However, we could not observe TRPM6 homomer-like currents or Ca2+ uptake activities in placental trophoblasts. Even in a heterologous expression system in HEK293T cells, we could never observe TRPM6 homomer-like currents. To our knowledge, there were still no reports showing endogenous TRPM6 homomer, and only one vector construct can be used for the heterologous expression of TRPM6 homomer [18]. Indeed, TRPM6 homomer is not likely to be functional in physiological Mg2+ and ATP concentrations (Fig. 3e). Taken together, it is likely that TRPM6 is functional when it forms a complex with TRPM7. We hypothesize that TRPM6/TRPM7 is the molecular identity of the apical Ca2+ entry channels in the placenta in order to sustain the maternal–fetal Ca2+ transport for fetal bone mineralization.

It was reported that the Ca2+ uptake in human primary trophoblasts was inhibited by a broad TRP channel inhibitor ruthenium red and also by extracellular Mg2+ but not by voltage-gated Ca2+ channel inhibitors [12]. The authors speculated that the Ca2+ uptake was mediated by TRPV5 or TRPV6 or both. However, the expression of TRPV5 was restricted in the distal tubule cells of the kidney, and the TRPV5 expression in the placenta was extremely small throughout the placental development [6] (Fig. S1). In this study, we have found mRNA, protein, and functional expression of TRPM6/TRPM7 heteromer in mouse trophoblasts. Membrane currents were inhibited by extracellular Mg2+ and activated by 2-APB, as previously reported in exogenously expressed TRPM6/TRPM7 heteromer [15, 18] (Fig. 5). These results strongly support our above-mentioned hypothesis.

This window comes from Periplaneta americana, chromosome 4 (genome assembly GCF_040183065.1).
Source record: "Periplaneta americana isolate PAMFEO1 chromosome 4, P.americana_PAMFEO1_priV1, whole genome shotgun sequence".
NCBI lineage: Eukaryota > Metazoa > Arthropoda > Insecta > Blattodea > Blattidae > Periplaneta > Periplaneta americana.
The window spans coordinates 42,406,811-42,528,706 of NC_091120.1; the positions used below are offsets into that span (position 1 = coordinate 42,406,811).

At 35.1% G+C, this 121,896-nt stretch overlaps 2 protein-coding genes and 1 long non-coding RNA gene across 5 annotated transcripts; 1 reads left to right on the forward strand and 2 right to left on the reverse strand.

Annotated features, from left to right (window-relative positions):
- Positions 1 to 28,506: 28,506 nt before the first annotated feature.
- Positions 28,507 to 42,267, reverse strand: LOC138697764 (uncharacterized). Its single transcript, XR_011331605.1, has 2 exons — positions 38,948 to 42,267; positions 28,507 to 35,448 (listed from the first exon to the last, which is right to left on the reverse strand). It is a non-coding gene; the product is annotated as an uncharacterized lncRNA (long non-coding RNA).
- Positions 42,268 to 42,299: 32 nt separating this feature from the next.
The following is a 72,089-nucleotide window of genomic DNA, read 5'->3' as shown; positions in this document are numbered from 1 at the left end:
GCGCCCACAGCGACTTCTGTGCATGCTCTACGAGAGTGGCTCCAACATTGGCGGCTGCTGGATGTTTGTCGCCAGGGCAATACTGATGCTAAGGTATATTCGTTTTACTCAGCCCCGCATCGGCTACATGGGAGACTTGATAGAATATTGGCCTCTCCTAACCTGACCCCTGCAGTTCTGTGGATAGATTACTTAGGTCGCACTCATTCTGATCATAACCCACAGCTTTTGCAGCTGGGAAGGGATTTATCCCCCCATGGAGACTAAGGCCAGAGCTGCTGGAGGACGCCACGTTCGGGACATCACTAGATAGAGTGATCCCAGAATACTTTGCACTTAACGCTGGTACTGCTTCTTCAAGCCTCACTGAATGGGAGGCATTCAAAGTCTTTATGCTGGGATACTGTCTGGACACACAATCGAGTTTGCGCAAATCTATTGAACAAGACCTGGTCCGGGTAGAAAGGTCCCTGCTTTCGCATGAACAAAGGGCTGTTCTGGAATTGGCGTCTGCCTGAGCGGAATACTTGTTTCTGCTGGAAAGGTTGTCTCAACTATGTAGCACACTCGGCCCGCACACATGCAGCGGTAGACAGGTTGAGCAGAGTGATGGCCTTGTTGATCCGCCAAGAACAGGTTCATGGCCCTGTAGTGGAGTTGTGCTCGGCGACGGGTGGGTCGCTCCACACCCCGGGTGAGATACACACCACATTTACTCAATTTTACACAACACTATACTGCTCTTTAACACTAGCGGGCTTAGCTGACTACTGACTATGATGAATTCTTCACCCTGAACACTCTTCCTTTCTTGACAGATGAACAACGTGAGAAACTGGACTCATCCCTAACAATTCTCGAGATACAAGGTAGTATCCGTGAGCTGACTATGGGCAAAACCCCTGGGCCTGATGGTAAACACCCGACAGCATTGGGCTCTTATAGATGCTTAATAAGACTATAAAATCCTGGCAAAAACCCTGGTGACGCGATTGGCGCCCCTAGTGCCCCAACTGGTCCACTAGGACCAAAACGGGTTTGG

We performed Ca2+ imaging experiments to examine plasma membrane Ca2+ permeability in a physiological extracellular and intracellular divalent cation concentration. In this condition, if 2-APB could increase plasma membrane Ca2+ permeability by increasing TRPM6/TRPM7 activity, we could observe it as an increased intracellular Ca2+ concentration and actually this was the case (Fig. 3b–d). On the contrary, we could not observe any significant difference in the cells expressing TRPM6 or TRPM7 alone, most likely because these channels were blocked by physiological concentration of intracellular Mg2+ [18]. We speculate that this is the physiological meaning of TRPM6/TRPM7. Next, we performed whole-cell patch-clamp recordings to see how the endogenous magnesium-inhibitable, TRPM7-like currents would change during late pregnancy, under extracellular and intracellular divalent cation-free conditions (intracellular ATP was used for a strong buffer for Mg2+). This condition allowed us to see TRPM7-like currents more clearly, although this was not a very physiological one. In this case, we could observe a marked difference in membrane currents between 14 and 18 days post-fertilization as described in Fig. 4. The activation by 2-APB was observed only in positive potentials, most likely because we used divalent cation-free conditions. If we use physiological concentration of extracellular Ca2+, there would be no currents in 14-day post-fertilization and it would be hard to see a difference in the aspect of TRPM7-like currents.